Also yesterday, a court in St Malo, France, began hearing a complaint by the Barclay brothers that they were falsely accused of corruption in a BBC interview, broadcast in Guernsey last October and heard on the French mainland.
In a move disclosed in the Independent, the Barclays are effectively declaring UDI for Brecqhou, where they are currently building a mock-Gothic clifftop fortress home. Their application may ultimately have to be resolved by the Judicial Committee of the Privy Council.
If successful, the brothers, who eschew all personal publicity, will avoid paying Sark's minimal taxes and will have a tighter control over who can, and cannot, visit their domain. They have been complaining to Michael Beaumont, the Seigneur, or governor, of Sark, about the island's police force visiting Brecqhou.
The Barclays, who own other hotels and numerous properties around the world, are worth an estimated pounds 600m. They told Guernsey's Royal Court, the island's equivalent of the High Court in England, yesterday, that in their view Brecqhou forms no part of Sark, its larger neighbour, which traditionally has ruled over the island. Giving their addresses as Avenue Princess Grace, Monte Carlo, the brothers demanded repayment from the Sark authorities of pounds 179,000 in property tax they were required to pay when they bought Brecqhou in 1993 for a reported pounds 2.3m.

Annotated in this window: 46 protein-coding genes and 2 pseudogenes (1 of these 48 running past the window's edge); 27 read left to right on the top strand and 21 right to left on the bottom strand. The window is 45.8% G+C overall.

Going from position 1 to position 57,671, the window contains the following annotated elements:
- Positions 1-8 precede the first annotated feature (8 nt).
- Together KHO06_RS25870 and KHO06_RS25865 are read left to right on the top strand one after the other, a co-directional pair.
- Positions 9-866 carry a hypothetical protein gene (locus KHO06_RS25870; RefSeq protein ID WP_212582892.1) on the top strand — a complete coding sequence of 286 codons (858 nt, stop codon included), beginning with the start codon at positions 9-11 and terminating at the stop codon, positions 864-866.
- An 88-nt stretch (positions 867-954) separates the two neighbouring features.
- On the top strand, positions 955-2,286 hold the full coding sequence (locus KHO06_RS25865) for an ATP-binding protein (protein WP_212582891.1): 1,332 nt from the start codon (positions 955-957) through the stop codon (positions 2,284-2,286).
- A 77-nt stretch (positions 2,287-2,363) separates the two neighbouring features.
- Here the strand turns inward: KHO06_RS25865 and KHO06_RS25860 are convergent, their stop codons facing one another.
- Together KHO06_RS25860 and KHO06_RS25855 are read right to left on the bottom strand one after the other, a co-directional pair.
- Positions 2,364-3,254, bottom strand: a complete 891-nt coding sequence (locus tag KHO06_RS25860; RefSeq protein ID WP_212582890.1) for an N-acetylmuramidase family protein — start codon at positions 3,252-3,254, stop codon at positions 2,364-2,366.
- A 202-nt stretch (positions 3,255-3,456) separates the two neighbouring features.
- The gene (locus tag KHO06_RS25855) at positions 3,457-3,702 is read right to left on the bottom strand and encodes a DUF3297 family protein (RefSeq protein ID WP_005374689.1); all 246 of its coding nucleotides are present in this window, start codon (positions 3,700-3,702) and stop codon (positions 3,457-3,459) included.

In their declaration, made for them by Lloyd Strappini, one of the Channel Islands' leading lawyers, they declared that "Brecqhou forms not part of the fief of Sark"; that a law of 1611 banning the break-up of Sark did not apply to their island; and "that the Court of the Seneschal of Sark [the island's highest authority] has no jurisdiction over Brecqhou".
Mr Beaumont, who inherited the title from the legendary Dame of Sark, asked for more time to prepare his defence. The court granted a request from his lawyer, David Le Marquand, who said the Seigneur would need "lots of time".
If the St Malo case goes against the BBC, the judgment is likely to be seen as a significant legal precedent and may pave the way for further actions against media, printing or broadcasting in the UK and being read and heard in France.
The Barclay twins are claiming criminal libel damages of pounds 108,000. They complain that in the BBC Radio Guernsey interview with Observer journalist John Sweeney, they were wrongly accused of having engaged in acts that could be qualified as corruption. The BBC has said it will contest the allegations "vigorously".Reuse content